What a Ghoul Wants
belts, certainly not enough to keep our ratings above the
     cancellation bar for the whole season.
    Without him saying as much, I could tell that Gopher thought this could be our last
     ghostbust if we didn’t shoot something pretty spectacular here in Wales.
    I also knew even without asking that there’d be no way that the network brass would
     let us come off this location and go find another. In fact, if they learned what’d
     happened to Heath that morning, they might pull the plug anyway for insurance purposes.
    No, it was either continue with our plans to investigate the ghosts of Kidwellah Castle
     or go home and file for unemployment. I could always return to doing readings for
     clients and trying to eke out a little extra cash conducting local ghostbusts from
     my home base in Boston, but that would mean saying good-bye to Heath, who’d most certainly
     head back to his home in New Mexico.
    “Dammit,” I swore as I swirled the rest of my oatmeal. I hated being caught between
     a murderous ghost and a hard place. I lifted my chin and eyed the curtain moodily.
     I didn’t want to make this decision alone, and quite possibly it wasn’t even mine
     to make.
    After slurping down the rest of my breakfast as fast as I could, I rang for the nurse.
     She came and pronounced me fit to discharge. She then helped me get dressed, and I
     was gratefully surprised to discover that my clothes had been thoughtfully dried by
     the hospital staff, and even though my jeans and undershirt smelled a little musty,
     I was glad to put on something warm.
    Once dressed I felt close to normal, but still chilled through, and the nurse advised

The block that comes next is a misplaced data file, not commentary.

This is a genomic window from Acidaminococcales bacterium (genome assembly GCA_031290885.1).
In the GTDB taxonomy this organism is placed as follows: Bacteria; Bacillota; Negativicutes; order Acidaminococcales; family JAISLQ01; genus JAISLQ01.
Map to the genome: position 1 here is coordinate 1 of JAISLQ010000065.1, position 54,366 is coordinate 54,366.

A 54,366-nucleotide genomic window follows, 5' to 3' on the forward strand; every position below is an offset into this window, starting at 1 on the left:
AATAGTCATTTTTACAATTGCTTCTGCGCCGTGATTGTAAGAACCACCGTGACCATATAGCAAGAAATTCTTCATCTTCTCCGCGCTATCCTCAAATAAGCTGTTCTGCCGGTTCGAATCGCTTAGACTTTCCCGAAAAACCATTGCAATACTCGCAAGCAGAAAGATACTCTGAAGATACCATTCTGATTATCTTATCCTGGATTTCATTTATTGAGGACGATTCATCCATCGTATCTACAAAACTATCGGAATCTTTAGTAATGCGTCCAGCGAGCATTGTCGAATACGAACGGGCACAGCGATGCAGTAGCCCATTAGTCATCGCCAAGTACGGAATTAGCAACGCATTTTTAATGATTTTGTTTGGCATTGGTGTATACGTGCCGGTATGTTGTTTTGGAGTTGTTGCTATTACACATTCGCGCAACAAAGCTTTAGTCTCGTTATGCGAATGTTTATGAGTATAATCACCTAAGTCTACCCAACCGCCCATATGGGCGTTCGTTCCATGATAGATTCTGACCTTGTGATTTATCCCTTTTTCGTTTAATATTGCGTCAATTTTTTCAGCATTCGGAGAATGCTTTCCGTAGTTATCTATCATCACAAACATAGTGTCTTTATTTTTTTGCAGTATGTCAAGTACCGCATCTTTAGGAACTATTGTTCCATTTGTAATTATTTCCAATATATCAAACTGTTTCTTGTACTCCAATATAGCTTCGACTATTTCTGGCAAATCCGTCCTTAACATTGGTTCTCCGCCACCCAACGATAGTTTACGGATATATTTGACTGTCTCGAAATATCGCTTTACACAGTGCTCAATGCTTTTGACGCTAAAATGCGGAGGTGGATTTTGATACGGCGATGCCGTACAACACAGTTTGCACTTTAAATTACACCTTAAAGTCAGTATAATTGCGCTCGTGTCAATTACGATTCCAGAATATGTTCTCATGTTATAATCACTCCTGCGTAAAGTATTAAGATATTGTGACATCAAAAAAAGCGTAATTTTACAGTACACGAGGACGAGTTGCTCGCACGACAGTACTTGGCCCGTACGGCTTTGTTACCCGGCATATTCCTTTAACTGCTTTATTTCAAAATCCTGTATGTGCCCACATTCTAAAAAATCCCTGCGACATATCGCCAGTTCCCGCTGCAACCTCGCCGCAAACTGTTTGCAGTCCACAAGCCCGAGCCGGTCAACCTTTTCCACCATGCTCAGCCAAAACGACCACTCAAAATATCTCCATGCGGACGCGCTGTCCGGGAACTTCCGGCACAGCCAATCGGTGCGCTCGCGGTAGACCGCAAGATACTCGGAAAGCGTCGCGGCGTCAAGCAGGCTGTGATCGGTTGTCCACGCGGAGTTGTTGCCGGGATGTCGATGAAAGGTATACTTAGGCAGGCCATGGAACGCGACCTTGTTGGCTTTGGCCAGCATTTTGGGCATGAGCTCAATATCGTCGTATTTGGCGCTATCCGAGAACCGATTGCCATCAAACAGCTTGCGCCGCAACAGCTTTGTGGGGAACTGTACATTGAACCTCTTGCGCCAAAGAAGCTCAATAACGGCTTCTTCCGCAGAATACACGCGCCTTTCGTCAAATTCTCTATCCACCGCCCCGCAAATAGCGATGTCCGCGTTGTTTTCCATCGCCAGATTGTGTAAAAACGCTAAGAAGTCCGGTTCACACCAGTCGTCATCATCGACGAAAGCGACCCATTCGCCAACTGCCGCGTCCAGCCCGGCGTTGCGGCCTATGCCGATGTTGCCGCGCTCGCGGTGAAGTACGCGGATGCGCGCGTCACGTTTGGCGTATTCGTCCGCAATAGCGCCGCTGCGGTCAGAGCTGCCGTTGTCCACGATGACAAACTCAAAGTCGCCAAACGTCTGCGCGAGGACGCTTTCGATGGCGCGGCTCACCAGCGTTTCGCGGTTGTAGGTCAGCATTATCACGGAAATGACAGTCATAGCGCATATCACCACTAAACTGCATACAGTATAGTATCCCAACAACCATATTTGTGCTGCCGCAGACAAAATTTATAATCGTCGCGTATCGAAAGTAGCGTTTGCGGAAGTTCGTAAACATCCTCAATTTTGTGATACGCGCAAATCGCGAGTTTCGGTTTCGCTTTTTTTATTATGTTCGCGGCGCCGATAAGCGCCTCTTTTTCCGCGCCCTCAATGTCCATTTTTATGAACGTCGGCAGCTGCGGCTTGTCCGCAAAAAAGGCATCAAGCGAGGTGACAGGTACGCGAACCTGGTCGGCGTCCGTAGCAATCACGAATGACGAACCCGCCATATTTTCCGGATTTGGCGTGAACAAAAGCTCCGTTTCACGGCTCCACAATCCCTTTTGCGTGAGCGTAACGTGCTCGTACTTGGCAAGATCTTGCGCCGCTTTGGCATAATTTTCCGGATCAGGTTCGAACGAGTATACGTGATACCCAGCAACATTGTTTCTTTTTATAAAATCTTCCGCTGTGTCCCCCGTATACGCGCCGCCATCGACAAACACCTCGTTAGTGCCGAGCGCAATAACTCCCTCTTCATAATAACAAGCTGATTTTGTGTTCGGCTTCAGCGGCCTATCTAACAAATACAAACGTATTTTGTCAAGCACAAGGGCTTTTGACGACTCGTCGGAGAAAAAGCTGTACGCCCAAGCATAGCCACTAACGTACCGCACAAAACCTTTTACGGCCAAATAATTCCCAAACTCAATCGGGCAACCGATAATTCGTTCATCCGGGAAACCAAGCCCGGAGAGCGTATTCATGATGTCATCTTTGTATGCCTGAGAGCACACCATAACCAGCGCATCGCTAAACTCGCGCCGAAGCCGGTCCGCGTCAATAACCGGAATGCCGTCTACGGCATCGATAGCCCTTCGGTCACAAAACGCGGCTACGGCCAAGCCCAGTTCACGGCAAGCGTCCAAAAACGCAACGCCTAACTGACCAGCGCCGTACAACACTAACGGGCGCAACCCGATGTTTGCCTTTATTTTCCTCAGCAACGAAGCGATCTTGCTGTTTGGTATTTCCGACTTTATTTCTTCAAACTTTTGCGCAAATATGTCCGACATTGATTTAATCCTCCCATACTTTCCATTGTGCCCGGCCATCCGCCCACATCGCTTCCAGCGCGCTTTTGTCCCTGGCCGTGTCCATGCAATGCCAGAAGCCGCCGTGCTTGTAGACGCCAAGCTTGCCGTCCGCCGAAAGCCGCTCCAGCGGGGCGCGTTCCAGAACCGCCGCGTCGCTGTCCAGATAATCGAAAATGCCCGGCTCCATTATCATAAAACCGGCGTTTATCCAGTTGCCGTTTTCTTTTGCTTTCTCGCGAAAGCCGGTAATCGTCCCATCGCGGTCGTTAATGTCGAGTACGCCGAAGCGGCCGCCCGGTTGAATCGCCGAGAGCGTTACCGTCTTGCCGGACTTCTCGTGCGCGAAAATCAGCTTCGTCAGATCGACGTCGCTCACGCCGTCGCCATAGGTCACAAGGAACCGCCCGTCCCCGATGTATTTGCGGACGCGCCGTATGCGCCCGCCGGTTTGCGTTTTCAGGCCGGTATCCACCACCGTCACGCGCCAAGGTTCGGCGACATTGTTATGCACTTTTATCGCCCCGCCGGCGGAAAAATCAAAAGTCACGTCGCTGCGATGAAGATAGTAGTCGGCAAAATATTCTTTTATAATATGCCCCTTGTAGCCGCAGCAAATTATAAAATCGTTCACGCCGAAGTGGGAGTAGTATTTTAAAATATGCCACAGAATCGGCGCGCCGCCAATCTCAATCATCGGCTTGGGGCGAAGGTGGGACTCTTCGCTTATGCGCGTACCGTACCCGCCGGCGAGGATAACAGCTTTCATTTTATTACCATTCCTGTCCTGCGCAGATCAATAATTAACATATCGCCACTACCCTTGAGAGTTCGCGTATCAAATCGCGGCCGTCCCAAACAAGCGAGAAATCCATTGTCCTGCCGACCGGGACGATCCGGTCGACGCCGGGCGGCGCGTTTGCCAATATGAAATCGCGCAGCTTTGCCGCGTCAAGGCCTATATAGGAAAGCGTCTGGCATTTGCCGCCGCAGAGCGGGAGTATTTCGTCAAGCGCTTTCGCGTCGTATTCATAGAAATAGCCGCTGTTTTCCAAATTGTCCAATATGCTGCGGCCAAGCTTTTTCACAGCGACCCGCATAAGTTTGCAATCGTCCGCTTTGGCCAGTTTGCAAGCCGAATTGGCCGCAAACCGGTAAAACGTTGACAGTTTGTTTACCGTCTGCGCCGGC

me that was likely to persist for another few hours. “Find a nice cozy fire and sit
     near it for the rest of the day, Miss Holliday. You’ll be back to feeling yourself
     by morning.”
    “Thank you. You’ve been really kind and I appreciate it,” I told her, pulling on my
     boots. “Can you please tell me where I might find the other patient from Kidwellah?
     The young man with the name Heath Whitefeather.”
    “Come with me,” she said with a wink. “I’ll show you the way.”
    I followed behind her anxiously. Until I saw my sweetheart with my own two eyes, I
     wasn’t going to be satisfied that he was okay.
    We made our way out of the curtained area and down a long corridor before we turned
     left and stopped at an elevator. “He’s been moved up to the second floor,” she said,
     pressing the button.
    As we went in and the door shut, I asked, “How long will he have to stay here?”
    “Oh, that I don’t know, miss. You’ll have to ask his nurse on two.”
    I tapped my foot until the doors opened again and we headed down the corridor, where
     my nurse stopped at room 221 and knocked gently on the door. “Em?” I heard from inside.
    That brought me up short. Somehow he knew it was me. Were we a good match or what?
    The nurse opened the door and I poked my head in. Heath lay there covered with the
     same bags of warm saline and extra blankets that had covered me downstairs.
    “How’d you know it was me?” I asked.
    He looked at me dully and blinked in a slow sluggish way. “Gramps,” he said, pointing
     to a corner of the room. My eyes flickered there and I saw a small circle of what
     looked like vapor expanding and contracting. “He told me you were on your way up.”
    The nurse giggled and laid a gentle hand on my shoulder. “He was a few degrees colder
     than you when he came to hospital, Miss Holliday. He’s still a wee bit daffy, I’m
     afraid, but as he warms up, he’ll come round, so not to worry.”
    I smiled. If only she knew that Heath wasn’t nearly as out of it as he seemed. I thanked
     the nurse for all her kindness again before stepping into the room to close the door
     behind me. “Hi, sweetie,” I said shyly, feeling my eyes mist. I wasn’t normally this
     sentimental, but seeing him alive and well and breathing was such a relief that I
     was

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